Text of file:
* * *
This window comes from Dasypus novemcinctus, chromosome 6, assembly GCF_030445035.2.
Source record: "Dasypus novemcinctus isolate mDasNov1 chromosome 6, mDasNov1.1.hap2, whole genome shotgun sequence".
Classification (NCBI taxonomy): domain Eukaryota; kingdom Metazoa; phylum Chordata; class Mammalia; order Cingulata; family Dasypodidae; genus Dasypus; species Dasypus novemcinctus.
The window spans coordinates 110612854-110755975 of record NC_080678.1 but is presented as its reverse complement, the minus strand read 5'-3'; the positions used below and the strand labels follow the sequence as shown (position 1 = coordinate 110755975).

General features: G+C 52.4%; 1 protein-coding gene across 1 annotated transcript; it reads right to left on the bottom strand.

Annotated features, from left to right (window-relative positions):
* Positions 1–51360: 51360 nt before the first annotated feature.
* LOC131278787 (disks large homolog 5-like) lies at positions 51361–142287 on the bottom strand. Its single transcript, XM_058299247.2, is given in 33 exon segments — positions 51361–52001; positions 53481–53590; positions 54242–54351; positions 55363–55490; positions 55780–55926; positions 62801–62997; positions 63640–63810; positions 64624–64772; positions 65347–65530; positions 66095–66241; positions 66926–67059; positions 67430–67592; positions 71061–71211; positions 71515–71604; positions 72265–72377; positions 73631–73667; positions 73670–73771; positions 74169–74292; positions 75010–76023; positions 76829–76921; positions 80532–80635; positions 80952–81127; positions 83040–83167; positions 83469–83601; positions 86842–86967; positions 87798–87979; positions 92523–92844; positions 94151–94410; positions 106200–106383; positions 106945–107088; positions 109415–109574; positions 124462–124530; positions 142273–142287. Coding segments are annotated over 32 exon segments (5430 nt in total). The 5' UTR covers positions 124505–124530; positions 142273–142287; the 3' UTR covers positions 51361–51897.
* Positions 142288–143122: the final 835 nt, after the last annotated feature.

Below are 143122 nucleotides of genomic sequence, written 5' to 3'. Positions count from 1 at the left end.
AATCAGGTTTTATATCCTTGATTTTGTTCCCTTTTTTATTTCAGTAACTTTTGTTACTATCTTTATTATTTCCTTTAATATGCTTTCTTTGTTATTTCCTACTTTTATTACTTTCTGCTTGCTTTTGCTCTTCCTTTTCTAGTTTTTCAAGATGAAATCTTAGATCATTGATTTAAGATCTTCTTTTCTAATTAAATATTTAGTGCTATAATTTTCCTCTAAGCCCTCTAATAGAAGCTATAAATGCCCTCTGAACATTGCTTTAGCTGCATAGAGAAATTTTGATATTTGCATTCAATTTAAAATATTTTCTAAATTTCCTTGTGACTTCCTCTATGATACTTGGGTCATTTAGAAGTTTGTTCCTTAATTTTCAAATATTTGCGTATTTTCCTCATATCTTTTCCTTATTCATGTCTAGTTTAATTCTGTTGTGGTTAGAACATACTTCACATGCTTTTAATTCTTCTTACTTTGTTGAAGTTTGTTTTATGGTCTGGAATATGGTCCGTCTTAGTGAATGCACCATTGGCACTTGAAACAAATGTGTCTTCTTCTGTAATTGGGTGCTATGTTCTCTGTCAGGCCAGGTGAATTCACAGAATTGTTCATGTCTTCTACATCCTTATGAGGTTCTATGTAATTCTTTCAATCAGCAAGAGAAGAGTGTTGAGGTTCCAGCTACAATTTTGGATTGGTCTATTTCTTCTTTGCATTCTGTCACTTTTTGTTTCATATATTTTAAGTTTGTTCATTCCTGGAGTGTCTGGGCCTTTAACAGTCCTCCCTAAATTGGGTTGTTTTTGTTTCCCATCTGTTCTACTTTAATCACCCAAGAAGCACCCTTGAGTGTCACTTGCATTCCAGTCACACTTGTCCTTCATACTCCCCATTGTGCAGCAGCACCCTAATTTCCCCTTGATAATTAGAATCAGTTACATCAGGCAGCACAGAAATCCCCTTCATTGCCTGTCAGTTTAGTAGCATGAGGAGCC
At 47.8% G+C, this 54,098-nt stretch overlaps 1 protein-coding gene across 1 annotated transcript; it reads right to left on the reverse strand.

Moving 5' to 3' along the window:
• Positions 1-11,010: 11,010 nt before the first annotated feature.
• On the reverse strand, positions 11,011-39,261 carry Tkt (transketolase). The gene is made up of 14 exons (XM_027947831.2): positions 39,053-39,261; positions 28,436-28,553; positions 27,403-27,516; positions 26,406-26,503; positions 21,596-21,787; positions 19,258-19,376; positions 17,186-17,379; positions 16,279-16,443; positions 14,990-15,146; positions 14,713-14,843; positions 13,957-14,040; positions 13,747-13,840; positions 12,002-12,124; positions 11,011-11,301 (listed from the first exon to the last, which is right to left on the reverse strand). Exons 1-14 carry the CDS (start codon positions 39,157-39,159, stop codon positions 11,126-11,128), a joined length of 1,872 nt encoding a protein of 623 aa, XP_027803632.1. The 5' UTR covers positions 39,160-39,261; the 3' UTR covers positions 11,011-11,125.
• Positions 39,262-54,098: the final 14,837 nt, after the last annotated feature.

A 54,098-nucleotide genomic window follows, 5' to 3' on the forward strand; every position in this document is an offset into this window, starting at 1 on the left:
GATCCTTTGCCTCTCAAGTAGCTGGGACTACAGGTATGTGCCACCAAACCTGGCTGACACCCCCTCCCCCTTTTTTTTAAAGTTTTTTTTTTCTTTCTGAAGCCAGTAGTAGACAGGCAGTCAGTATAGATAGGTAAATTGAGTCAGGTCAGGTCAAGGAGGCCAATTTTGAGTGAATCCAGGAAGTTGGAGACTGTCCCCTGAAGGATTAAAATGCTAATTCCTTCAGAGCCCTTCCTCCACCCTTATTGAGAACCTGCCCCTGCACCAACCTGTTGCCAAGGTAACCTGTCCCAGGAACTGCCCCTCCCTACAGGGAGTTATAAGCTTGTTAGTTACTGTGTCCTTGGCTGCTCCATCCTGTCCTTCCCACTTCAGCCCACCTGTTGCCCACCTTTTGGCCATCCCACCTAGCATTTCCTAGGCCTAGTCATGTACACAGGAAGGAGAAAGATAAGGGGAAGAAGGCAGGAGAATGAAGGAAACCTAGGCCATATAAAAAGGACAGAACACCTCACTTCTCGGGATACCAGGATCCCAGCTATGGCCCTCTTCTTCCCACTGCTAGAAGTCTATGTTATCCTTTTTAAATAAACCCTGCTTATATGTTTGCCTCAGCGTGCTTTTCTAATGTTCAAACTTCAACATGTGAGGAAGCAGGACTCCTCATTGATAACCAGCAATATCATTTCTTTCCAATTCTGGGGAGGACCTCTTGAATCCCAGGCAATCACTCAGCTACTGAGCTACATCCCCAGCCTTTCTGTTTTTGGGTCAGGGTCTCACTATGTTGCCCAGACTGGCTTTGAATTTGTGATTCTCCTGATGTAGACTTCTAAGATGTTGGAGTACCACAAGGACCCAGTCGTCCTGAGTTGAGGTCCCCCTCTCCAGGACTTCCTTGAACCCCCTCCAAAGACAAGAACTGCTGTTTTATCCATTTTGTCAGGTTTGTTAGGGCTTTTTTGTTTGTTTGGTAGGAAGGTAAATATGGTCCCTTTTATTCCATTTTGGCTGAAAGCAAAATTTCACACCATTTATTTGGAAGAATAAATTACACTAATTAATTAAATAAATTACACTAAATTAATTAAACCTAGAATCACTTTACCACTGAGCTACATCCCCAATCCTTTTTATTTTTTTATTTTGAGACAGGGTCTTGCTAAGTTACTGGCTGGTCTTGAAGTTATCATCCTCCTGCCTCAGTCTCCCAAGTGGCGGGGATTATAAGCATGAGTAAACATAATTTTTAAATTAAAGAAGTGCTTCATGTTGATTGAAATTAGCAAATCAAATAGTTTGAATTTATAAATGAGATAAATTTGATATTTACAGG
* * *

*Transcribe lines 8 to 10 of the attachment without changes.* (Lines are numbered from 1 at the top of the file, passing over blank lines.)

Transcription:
* LOC131278787 (disks large homolog 5-like) lies at positions 51361–142287 on the bottom strand. Its single transcript, XM_058299247.2, is given in 33 exon segments — positions 51361–52001; positions 53481–53590; positions 54242–54351; positions 55363–55490; positions 55780–55926; positions 62801–62997; positions 63640–63810; positions 64624–64772; positions 65347–65530; positions 66095–66241; positions 66926–67059; positions 67430–67592; positions 71061–71211; positions 71515–71604; positions 72265–72377; positions 73631–73667; positions 73670–73771; positions 74169–74292; positions 75010–76023; positions 76829–76921; positions 80532–80635; positions 80952–81127; positions 83040–83167; positions 83469–83601; positions 86842–86967; positions 87798–87979; positions 92523–92844; positions 94151–94410; positions 106200–106383; positions 106945–107088; positions 109415–109574; positions 124462–124530; positions 142273–142287. Coding segments are annotated over 32 exon segments (5430 nt in total). The 5' UTR covers positions 124505–124530; positions 142273–142287; the 3' UTR covers positions 51361–51897.
* Positions 142288–143122: the final 835 nt, after the last annotated feature.

Below are 143122 nucleotides of genomic sequence, written 5' to 3'. Positions count from 1 at the left end.